Vermont’s Controversial “Extended Vacation” to begin in 2019

MONTPELIER – Beginning in 2019, students in Vermont’s public schools will have the entire month of December off. Parents are livid; teachers are celebrating; students don’t know quite what to make of it. And the politicians are nowhere to be found.

“How did this ever happen,” wondered Susan Crafton of Sheldon, VT. “Was this discussed in the legislature? Were there public hearings?”

Crafton, a working mom, wonders what she will do with her 8 and 11 year old children next December. “My partner travels for work,” she explained, “and I can’t afford to take the entire month off. This is America … we aren’t Sweden!!”

Teachers have a different take on the issue. “Colleges close for a month during the holiday season,” said Bruce Frender, a seventh grade teacher in Rutland Town. “I think it only makes sense to give a similar break to all of Vermont’s students and teachers.”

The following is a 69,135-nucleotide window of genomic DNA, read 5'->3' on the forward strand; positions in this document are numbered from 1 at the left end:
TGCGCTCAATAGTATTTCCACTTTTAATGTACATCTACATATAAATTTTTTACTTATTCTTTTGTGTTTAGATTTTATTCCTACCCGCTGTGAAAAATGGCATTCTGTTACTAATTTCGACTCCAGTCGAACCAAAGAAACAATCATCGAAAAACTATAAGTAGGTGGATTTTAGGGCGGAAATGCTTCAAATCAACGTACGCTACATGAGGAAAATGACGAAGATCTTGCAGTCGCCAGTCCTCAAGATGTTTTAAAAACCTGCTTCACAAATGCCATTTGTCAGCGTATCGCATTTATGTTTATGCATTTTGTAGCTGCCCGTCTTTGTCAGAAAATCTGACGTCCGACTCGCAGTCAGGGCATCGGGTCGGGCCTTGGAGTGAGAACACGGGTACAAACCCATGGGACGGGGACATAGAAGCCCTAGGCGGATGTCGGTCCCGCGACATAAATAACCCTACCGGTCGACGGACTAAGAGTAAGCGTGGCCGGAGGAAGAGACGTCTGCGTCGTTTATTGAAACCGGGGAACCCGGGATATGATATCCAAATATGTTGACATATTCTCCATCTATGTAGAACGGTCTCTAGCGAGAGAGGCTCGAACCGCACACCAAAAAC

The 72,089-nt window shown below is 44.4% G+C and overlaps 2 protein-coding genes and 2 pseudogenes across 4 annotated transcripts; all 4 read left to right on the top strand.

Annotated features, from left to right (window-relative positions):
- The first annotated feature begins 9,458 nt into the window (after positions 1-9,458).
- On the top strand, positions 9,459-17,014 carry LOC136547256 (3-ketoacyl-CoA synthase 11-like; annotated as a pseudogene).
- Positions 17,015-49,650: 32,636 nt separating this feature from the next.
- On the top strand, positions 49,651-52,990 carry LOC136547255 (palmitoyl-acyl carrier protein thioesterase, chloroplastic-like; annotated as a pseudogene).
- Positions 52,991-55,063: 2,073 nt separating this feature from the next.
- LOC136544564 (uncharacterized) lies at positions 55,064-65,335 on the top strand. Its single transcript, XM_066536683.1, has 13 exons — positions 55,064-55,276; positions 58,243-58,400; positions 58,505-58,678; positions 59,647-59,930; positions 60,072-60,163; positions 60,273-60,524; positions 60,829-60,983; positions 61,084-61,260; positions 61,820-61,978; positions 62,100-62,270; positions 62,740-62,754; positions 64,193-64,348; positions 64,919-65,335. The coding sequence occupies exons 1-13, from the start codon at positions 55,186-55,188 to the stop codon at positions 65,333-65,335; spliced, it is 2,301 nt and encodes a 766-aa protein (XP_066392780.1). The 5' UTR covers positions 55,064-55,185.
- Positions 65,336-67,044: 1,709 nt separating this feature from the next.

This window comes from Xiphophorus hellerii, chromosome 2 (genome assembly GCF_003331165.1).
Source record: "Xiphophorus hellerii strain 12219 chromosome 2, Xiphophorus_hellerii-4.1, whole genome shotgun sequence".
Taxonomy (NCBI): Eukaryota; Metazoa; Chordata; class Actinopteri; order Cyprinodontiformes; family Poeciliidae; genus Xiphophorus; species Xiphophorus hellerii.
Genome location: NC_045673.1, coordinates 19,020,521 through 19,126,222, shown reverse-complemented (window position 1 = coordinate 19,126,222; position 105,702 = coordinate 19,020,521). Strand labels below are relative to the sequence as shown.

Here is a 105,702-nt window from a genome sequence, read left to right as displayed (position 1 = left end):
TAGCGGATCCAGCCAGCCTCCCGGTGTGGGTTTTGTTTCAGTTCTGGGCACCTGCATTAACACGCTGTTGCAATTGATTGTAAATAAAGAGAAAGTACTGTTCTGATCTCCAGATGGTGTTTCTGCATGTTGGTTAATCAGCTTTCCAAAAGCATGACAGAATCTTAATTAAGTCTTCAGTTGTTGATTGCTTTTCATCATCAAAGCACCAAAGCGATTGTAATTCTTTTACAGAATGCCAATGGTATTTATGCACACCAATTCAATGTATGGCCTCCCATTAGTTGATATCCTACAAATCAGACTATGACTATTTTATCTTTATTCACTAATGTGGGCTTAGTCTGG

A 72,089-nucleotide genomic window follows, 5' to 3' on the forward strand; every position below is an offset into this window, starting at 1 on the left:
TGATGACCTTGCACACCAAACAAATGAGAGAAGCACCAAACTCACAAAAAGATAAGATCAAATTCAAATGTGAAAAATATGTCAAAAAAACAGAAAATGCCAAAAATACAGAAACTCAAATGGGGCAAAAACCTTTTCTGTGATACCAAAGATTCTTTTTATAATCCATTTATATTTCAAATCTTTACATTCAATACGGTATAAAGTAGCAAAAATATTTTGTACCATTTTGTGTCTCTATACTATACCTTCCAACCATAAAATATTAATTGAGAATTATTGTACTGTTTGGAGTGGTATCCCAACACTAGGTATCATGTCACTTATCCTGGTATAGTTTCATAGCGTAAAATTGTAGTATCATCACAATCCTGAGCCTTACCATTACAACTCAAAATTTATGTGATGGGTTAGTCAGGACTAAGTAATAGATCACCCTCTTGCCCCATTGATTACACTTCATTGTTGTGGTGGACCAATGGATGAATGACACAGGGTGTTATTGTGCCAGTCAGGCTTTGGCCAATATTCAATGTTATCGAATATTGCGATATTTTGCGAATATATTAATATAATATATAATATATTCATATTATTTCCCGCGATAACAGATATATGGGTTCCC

The question remains – and this is the major point of contention – Who or what was the force and funding behind this move? Governor Phil Scott deferred comment to the Department of Education. Vermont’s Secretary of Education, Rebecca Holcombe, was unavailable for comment. Her office says she is traveling until mid-January. Vermont School Board Association president Geo Honigford referred The Winooski to the Governor’s office.

“That’s the problem,” said Careen McFugal of Shelburne. “No one seems to be responsible!” There is suspicion that the Trump administration has a hand in this. “The motto for the whole thing is ‘Make Vacations Great Again!’ That tells you something,” said McFugal, a Democrat. “I don’t know what,” she said, “but it tells you SOMETHING!”

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